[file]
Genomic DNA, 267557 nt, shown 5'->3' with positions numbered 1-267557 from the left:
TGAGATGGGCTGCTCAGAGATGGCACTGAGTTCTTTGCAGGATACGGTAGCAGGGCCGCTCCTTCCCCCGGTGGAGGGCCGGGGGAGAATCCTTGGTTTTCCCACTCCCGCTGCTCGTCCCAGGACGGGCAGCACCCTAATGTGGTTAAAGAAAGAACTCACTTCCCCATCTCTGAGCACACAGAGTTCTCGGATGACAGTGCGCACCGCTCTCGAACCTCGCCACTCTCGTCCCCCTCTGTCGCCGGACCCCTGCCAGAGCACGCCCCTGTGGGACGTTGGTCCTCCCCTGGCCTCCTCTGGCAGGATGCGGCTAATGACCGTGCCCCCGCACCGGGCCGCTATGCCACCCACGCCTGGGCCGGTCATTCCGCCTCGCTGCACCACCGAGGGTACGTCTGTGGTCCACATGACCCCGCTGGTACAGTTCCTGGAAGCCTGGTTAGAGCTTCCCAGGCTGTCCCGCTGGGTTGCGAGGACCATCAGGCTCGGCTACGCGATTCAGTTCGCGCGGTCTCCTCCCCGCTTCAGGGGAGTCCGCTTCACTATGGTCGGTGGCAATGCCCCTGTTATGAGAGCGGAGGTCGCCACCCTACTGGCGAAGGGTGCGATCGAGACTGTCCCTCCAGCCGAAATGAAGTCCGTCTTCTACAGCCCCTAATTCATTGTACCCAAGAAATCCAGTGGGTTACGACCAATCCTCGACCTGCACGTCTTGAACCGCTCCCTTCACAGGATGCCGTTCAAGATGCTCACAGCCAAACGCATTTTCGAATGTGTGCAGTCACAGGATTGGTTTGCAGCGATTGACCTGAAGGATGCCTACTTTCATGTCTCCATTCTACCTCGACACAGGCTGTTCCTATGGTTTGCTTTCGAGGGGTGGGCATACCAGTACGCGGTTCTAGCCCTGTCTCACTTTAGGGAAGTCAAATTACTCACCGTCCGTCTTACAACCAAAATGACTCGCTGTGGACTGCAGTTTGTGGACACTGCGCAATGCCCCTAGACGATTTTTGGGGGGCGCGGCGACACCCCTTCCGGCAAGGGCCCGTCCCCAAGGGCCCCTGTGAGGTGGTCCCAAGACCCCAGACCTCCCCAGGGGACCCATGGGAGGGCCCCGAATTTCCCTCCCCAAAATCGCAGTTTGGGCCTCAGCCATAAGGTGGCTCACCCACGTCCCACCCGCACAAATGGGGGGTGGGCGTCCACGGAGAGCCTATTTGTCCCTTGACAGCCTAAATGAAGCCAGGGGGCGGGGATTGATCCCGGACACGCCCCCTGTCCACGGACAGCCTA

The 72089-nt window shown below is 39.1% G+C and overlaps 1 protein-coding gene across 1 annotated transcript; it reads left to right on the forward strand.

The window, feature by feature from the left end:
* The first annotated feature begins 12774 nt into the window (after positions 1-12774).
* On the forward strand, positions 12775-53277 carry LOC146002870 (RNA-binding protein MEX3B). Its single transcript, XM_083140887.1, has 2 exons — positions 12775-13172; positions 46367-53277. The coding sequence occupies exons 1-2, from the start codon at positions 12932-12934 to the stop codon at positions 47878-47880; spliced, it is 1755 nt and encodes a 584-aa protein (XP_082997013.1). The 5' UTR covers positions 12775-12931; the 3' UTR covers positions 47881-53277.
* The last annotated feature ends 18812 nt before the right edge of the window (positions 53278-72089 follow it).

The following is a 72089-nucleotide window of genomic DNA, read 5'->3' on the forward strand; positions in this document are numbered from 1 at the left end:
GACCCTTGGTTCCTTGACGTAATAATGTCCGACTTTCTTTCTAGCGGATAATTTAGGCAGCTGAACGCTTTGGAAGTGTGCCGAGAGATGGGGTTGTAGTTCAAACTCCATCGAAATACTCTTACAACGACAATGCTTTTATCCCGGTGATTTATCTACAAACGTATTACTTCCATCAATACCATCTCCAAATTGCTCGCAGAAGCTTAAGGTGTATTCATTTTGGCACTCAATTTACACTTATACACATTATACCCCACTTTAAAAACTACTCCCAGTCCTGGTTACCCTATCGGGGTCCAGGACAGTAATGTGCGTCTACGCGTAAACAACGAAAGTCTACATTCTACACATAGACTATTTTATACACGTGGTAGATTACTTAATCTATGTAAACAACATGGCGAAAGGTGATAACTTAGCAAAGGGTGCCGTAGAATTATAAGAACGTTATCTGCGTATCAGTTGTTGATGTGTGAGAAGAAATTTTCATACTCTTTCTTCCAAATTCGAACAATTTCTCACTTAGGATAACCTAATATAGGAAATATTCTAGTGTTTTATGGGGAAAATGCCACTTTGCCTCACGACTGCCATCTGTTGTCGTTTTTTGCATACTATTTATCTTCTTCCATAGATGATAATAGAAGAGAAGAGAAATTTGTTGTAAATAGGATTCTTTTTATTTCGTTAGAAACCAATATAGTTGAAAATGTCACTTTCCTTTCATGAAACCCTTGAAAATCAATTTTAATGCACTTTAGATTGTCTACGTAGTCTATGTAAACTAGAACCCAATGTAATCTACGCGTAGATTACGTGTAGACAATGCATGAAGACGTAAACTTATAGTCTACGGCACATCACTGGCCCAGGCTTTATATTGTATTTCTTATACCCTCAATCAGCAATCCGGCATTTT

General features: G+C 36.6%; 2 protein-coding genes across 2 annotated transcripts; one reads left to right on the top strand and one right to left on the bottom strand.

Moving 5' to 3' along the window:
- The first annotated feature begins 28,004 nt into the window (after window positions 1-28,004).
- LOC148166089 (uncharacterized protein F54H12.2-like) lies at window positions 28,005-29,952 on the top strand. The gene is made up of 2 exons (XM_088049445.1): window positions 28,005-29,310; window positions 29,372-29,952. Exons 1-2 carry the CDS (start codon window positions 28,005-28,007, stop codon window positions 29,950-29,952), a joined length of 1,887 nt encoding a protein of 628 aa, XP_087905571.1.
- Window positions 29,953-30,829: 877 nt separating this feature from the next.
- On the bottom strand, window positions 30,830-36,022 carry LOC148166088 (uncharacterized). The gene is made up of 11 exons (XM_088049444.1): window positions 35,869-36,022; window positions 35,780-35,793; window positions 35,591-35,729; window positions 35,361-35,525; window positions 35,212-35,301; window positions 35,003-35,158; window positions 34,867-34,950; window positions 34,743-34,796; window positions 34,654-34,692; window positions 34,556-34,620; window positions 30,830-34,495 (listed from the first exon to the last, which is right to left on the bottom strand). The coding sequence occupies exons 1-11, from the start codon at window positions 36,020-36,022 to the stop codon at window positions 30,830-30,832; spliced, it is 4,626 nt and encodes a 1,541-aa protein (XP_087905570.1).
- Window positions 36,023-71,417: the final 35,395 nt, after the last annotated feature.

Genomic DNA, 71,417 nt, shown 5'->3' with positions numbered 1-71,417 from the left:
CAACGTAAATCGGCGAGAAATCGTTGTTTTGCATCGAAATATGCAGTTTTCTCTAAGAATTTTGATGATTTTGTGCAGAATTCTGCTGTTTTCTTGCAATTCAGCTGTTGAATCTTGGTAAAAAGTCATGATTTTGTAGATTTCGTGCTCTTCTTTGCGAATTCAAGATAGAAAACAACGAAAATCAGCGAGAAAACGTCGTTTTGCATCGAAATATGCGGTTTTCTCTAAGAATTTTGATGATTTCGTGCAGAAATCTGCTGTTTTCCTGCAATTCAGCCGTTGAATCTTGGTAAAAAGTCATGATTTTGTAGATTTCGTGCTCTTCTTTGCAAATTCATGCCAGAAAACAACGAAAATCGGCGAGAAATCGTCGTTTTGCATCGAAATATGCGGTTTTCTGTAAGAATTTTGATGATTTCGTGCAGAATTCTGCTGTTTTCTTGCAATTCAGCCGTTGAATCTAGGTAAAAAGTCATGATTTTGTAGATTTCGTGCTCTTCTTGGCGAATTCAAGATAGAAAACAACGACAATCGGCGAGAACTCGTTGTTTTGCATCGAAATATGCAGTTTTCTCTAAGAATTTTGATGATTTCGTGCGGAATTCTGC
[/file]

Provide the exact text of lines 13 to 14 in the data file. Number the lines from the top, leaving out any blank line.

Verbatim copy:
- LOC148166089 (uncharacterized protein F54H12.2-like) lies at window positions 28,005-29,952 on the top strand. The gene is made up of 2 exons (XM_088049445.1): window positions 28,005-29,310; window positions 29,372-29,952. Exons 1-2 carry the CDS (start codon window positions 28,005-28,007, stop codon window positions 29,950-29,952), a joined length of 1,887 nt encoding a protein of 628 aa, XP_087905571.1.
- Window positions 29,953-30,829: 877 nt separating this feature from the next.